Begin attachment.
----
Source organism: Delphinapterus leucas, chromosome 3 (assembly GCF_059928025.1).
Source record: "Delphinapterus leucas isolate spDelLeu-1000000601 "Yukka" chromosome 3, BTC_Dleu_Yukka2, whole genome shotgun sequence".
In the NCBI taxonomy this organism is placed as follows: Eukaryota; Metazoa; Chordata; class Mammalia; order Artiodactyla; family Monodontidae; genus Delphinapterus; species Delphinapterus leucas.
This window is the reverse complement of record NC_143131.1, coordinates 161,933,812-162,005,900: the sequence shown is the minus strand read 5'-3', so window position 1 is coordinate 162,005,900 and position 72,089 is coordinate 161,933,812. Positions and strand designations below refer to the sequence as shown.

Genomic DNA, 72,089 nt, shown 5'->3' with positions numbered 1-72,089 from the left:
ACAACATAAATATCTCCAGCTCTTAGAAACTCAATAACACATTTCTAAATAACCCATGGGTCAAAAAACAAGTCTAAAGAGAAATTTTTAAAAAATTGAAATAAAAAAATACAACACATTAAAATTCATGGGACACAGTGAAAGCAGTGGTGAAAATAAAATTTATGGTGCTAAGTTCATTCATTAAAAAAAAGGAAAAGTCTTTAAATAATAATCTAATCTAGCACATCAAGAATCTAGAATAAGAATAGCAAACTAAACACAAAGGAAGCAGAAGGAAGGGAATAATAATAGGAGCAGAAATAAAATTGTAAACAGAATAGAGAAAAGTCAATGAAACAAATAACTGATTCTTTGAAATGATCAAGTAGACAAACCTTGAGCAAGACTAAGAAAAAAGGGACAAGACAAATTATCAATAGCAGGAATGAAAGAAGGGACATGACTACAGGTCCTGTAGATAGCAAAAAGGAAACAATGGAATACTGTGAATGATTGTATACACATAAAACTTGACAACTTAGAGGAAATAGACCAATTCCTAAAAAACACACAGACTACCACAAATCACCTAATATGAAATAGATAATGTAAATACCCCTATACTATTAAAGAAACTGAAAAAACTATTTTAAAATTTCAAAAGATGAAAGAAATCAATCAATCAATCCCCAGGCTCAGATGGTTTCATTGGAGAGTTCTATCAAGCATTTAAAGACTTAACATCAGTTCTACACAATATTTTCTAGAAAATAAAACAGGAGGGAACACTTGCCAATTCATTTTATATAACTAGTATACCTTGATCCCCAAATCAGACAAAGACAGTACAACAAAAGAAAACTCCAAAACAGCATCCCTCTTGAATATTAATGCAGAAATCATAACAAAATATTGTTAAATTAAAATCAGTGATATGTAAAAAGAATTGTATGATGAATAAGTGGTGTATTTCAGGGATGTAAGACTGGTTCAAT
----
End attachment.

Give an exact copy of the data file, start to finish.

Source organism: Delphinapterus leucas, chromosome 3 (assembly GCF_059928025.1).
Source record: "Delphinapterus leucas isolate spDelLeu-1000000601 "Yukka" chromosome 3, BTC_Dleu_Yukka2, whole genome shotgun sequence".
In the NCBI taxonomy this organism is placed as follows: Eukaryota; Metazoa; Chordata; class Mammalia; order Artiodactyla; family Monodontidae; genus Delphinapterus; species Delphinapterus leucas.
This window is the reverse complement of record NC_143131.1, coordinates 161,933,812-162,005,900: the sequence shown is the minus strand read 5'-3', so window position 1 is coordinate 162,005,900 and position 72,089 is coordinate 161,933,812. Positions and strand designations below refer to the sequence as shown.

Genomic DNA, 72,089 nt, shown 5'->3' with positions numbered 1-72,089 from the left:
ACAACATAAATATCTCCAGCTCTTAGAAACTCAATAACACATTTCTAAATAACCCATGGGTCAAAAAACAAGTCTAAAGAGAAATTTTTAAAAAATTGAAATAAAAAAATACAACACATTAAAATTCATGGGACACAGTGAAAGCAGTGGTGAAAATAAAATTTATGGTGCTAAGTTCATTCATTAAAAAAAAGGAAAAGTCTTTAAATAATAATCTAATCTAGCACATCAAGAATCTAGAATAAGAATAGCAAACTAAACACAAAGGAAGCAGAAGGAAGGGAATAATAATAGGAGCAGAAATAAAATTGTAAACAGAATAGAGAAAAGTCAATGAAACAAATAACTGATTCTTTGAAATGATCAAGTAGACAAACCTTGAGCAAGACTAAGAAAAAAGGGACAAGACAAATTATCAATAGCAGGAATGAAAGAAGGGACATGACTACAGGTCCTGTAGATAGCAAAAAGGAAACAATGGAATACTGTGAATGATTGTATACACATAAAACTTGACAACTTAGAGGAAATAGACCAATTCCTAAAAAACACACAGACTACCACAAATCACCTAATATGAAATAGATAATGTAAATACCCCTATACTATTAAAGAAACTGAAAAAACTATTTTAAAATTTCAAAAGATGAAAGAAATCAATCAATCAATCCCCAGGCTCAGATGGTTTCATTGGAGAGTTCTATCAAGCATTTAAAGACTTAACATCAGTTCTACACAATATTTTCTAGAAAATAAAACAGGAGGGAACACTTGCCAATTCATTTTATATAACTAGTATACCTTGATCCCCAAATCAGACAAAGACAGTACAACAAAAGAAAACTCCAAAACAGCATCCCTCTTGAATATTAATGCAGAAATCATAACAAAATATTGTTAAATTAAAATCAGTGATATGTAAAAAGAATTGTATGATGAATAAGTGGTGTATTTCAGGGATGTAAGACTGGTTCAAT